Ted winced. She calls them all Bruno because it’s easier to remember? How could a mother do that to her child? Aloud he said, “Would you rather have something besides cereal? Eggs? Pancakes?”
The girl stopped spooning soggy flakes into her mouth. “Pancakes? Can I have them with maple syrup? I had some once, in a restaurant, from a bottle shaped like a leaf. Mom said it was made here in Vermont but that was before I knew where Vermont was. It was very good.” She stopped moving for a moment to listen intently to a passing car.
“That’s a taxi delivering Lydie Talbot,” Ted said. “She’s takes care of her sister, Millie Bettinger, across the street. It’s not your mother.”
The girl relaxed, and they exchanged their first conspiratorial look. “I kept the leaf bottle. It’s in my suitcase,” she said. “You can see it if you need to know what I mean by maple syrup.”
Ted smiled. “No, it’s OK. We see those little leaf bottles around here a lot. Andy Cooper, over at the store, he sells a lot of them.” Ted stood up, opened his refrigerator then placed a small glass jug in front of the girl. Dark brown liquid filled it to a point where sugar crystals marked the line between syrup and no syrup.
Suzanna pulled the jug closer and tilted it in the light. “Are you sure this is maple syrup?” she asked.
“Yes. I helped make it, in fact,” Ted said. “A friend of mine owns a sugarbush up on Belmont Hill.”
“Maple syrup comes from a bush? I thought it came from a tree,” the girl said.
Ted laughed. “No, though now that you point it out, I suppose bush is kind of a strange term for a place where lots of maple trees grow together and get tapped for syrup. Try pouring a little on your cereal.”
Suzanna looked doubtful. “It’s darker than what was in my leaf bottle. Will it taste different?”
Ted’s eyebrows, which had climbed down from his hairline, now bunched up against one another. Suzanna thought they looked like two fuzzy caterpillars coming together for a kiss, and she quickly put her hand up to her mouth to scratch an itch that didn’t exist in order to hide her grin. She didn’t want her uncle to think she was rude. Since he was now her only friend in the world, that wouldn’t do at all.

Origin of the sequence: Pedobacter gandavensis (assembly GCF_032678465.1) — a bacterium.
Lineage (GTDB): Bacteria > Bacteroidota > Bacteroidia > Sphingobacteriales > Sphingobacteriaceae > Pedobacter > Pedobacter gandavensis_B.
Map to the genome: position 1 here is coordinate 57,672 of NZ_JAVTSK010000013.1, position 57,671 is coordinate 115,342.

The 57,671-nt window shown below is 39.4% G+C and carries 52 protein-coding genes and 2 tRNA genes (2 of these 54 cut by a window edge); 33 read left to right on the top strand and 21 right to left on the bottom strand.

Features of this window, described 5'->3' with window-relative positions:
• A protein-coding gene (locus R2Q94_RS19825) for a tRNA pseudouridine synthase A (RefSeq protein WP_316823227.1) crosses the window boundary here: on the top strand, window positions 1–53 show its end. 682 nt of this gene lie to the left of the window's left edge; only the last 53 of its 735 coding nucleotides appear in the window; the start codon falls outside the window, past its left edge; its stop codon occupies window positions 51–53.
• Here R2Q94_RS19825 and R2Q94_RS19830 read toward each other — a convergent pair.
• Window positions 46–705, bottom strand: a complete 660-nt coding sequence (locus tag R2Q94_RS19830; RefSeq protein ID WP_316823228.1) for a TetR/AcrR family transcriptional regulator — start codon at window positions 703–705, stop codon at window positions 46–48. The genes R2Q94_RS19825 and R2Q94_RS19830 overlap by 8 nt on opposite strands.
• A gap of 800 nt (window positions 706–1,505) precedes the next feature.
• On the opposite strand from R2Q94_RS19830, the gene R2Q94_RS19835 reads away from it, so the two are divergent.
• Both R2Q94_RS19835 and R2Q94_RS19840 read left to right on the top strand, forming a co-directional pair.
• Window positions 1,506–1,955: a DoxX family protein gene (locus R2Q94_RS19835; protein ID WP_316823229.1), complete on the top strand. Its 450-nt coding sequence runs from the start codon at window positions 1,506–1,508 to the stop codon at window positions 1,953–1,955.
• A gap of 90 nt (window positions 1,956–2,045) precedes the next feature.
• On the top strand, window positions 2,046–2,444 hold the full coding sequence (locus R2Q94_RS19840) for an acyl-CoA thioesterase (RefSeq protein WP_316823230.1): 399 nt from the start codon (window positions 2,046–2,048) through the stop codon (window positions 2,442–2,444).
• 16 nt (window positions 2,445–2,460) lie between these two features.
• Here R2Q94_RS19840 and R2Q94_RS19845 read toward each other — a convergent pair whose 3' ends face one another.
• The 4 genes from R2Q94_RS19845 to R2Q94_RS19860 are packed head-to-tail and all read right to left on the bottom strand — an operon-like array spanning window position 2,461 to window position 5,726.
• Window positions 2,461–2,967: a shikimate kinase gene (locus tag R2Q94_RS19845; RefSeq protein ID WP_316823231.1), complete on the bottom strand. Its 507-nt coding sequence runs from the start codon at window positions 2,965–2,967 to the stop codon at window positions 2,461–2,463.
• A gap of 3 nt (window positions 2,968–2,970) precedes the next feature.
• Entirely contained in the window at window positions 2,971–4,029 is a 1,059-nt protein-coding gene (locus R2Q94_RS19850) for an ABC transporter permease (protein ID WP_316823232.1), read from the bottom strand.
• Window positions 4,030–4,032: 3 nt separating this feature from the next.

“It probably tastes even better than what you had,” he said as he pulled a spoon out of the silverware drawer. “You see, there are different grades of maple syrup based on their sugar content and color.” He lifted the jug, slid its spout open, and dripped a little of the brown liquid into the bowl of his spoon. “I think that the grade A dark amber is the one most worthy of pancakes.” He handed the spoon to the girl. “Here, try it for yourself.”
She obeyed, tasted, and then let a pent-up grin rip across her face. “I can put this on cereal?” she asked.
Ted poured a thin spiral of syrup over what remained of her breakfast. “Have at it,” he said.
Suzanna dug in with relish, and Ted let himself think that maybe this uncling business had a lot going for it after all.
He stood up, and stretched his back. “I need to get to work,” he said. “Since you’re not going to school, you need to come with me.”
Suzanna looked up, her eyes round as buttons. “Why?”
“Well, I can’t leave you here all alone, now, can I?” Ted said.
“Mom does, all the time.”
Ted smiled. “Well, I’m not Mom.”
Suzanna scooped up the last of her cereal. “That’s what I like best about being here so far.”